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Home / Business / Forget social insurance – Here's a wiser alternative – The Motley Fool

Forget social insurance – Here's a wiser alternative – The Motley Fool



Social Security helps more than 62 million people each month to get the financial support they need. Most people who earn social security benefits are retirees who have worked for decades in the expectation that they will get some of the program when they stop working. For many of the 43 million retirees who receive monthly social security checks, the first time they ever got cash from the program after working a full career.

Recently, lawmakers in Washington have proposed a few ways people could claim social security benefits earlier in life. One proposal would appeal to those who seek payments for family leave after the birth of a child while another is looking for ways to pay off student loan debt. In both cases, however, the trade-off accepts less money in retirement. This is not financially acceptable to most Americans, so the better alternative is to follow a roadmap that social security has previously used to extend benefits beyond the retirement income.

  U.S. Capitol building seen from the center

Source: Getty Images

2 Ideas Washington has for early access to social security

A few other proposals have suggested allowing Americans to provide financial support in return to give up part of their future social security benefits. Under a proposal, those who agreed to take out social insurance would be able to pay off part of their debt for student loans. In a bill enacted by late-year MP Tom Garrett (R-Va.), People would pay $ 550 in debt when they reach retirement age, and their one-month claim-date increases later. With a maximum of 73 credits, this would provide more than $ 40,000 in immediate funding – but at the cost of treatment, as if their full retirement age was 73 instead of 67 and they could not even claim early benefits before the age of 68.

The other proposal has received more attention from commentators and the general public. According to a suggestion by Senator Marco Rubio (R-Fla.), New parents could get a family holiday for a while after the birth or adoption of a child. Again, the compromise would be that they would have to accept a delay in their social security benefits. The calculations under the Rubio proposal are complex and subject to actuarial adjustments, but the general idea behind the legislation is similar to the loan proposal for student loans – but with less flexibility from parents.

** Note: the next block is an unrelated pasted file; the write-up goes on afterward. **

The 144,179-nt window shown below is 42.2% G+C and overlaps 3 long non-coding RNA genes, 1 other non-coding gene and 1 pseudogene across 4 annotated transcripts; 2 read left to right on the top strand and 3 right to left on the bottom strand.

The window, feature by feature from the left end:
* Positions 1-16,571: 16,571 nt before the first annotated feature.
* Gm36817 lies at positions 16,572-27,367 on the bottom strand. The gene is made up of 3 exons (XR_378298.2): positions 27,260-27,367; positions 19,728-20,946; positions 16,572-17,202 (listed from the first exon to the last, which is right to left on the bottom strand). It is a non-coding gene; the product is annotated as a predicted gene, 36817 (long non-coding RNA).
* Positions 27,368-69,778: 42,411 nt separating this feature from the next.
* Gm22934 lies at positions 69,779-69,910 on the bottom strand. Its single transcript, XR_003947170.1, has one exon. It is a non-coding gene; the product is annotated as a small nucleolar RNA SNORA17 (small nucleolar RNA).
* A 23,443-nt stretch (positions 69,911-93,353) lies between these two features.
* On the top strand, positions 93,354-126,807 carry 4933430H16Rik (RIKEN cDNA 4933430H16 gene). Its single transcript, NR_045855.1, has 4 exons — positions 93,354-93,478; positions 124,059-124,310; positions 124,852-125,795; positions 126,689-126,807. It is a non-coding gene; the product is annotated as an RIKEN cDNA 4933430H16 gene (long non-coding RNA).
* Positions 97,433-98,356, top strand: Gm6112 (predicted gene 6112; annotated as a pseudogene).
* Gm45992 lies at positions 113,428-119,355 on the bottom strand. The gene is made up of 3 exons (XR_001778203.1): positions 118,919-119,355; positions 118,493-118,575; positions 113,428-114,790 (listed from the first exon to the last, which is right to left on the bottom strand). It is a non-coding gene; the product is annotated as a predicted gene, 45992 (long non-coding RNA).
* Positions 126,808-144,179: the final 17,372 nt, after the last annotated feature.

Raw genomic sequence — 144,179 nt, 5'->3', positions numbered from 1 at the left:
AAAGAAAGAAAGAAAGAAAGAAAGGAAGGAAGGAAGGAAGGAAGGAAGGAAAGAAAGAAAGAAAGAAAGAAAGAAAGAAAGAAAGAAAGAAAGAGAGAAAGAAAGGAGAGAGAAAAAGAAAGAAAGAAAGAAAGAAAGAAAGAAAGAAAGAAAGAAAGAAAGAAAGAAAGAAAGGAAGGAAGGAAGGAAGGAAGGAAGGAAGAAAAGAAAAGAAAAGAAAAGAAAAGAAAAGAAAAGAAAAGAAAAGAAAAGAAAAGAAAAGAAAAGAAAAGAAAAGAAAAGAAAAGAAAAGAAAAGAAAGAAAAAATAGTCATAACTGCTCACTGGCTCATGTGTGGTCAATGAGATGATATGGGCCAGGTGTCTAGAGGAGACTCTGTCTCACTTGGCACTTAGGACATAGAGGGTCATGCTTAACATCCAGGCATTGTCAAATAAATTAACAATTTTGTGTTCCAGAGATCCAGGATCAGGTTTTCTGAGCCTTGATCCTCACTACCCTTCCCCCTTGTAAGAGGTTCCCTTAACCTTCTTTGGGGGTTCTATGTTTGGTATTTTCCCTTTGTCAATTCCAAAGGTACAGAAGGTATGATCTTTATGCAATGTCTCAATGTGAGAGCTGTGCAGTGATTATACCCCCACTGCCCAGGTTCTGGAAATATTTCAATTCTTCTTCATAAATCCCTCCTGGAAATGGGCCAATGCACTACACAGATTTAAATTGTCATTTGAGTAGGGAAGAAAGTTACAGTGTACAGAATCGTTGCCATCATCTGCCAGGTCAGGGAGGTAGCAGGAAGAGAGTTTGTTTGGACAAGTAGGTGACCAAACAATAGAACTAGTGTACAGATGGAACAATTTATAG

The pros and cons of the proposals

Those who support the proposals like the fact that people can choose to use them. In particular, those who deduct the idea of ​​the family from the obligation to provide holiday offers argue that voluntary social benefit funding leaves the field open to other competing ideas, including private employers offering paid leave to their employees. If a worker has already received private benefits through work, they could retain their retirement benefits by not using them for family leave.

Nevertheless, the obvious drawback in either case is the one who chooses early ways to divert money from social security would end up with fewer retirement benefits. In some cases, the impact would be enormous, and those who spend tens of thousands of student loan debt could potentially lose many times that amount on pension payments, even after considering the effects of inflation over the course of a career. [19659008] An Alternative to Reducing Performance

Paying people for the services they want is a taxable way to meet foreseeable needs. In both student loan and family leave loans, the introduction of a mechanism whereby participants repay their advances through payroll or other taxes would be without prejudice to essential retirement benefits.

The introduction of new payroll taxes to cover additional benefits has precedents. The disability insurance program was added to social security in the late 1950s and a separate percentage of payroll tax was levied. The trust funds for disability and retirement benefits are technically different so that everyone can work on their own.

However, there is no reason why social security would have to pay a wage tax for everyone. Limiting additional taxes to those who actually take advantage of it would result in a larger tax, which, however, accurately reflects the value of what the beneficiary received from the program. With the aim of revenue neutrality, such a tax would be closer to a loan in terms of its repayment terms. But provisions that would allow would-be parents to invest in the system before they had children could lower their costs.

Looking for solutions

Social security is primarily for retirement and the bridging of retirement benefits in favor of an immediate financial need endangers the entire original purpose of the program. By examining more closely whether they could provide access to these benefits without pensions to the would-be users of Washington's recent proposals, social security could avoid a major problem on the road.


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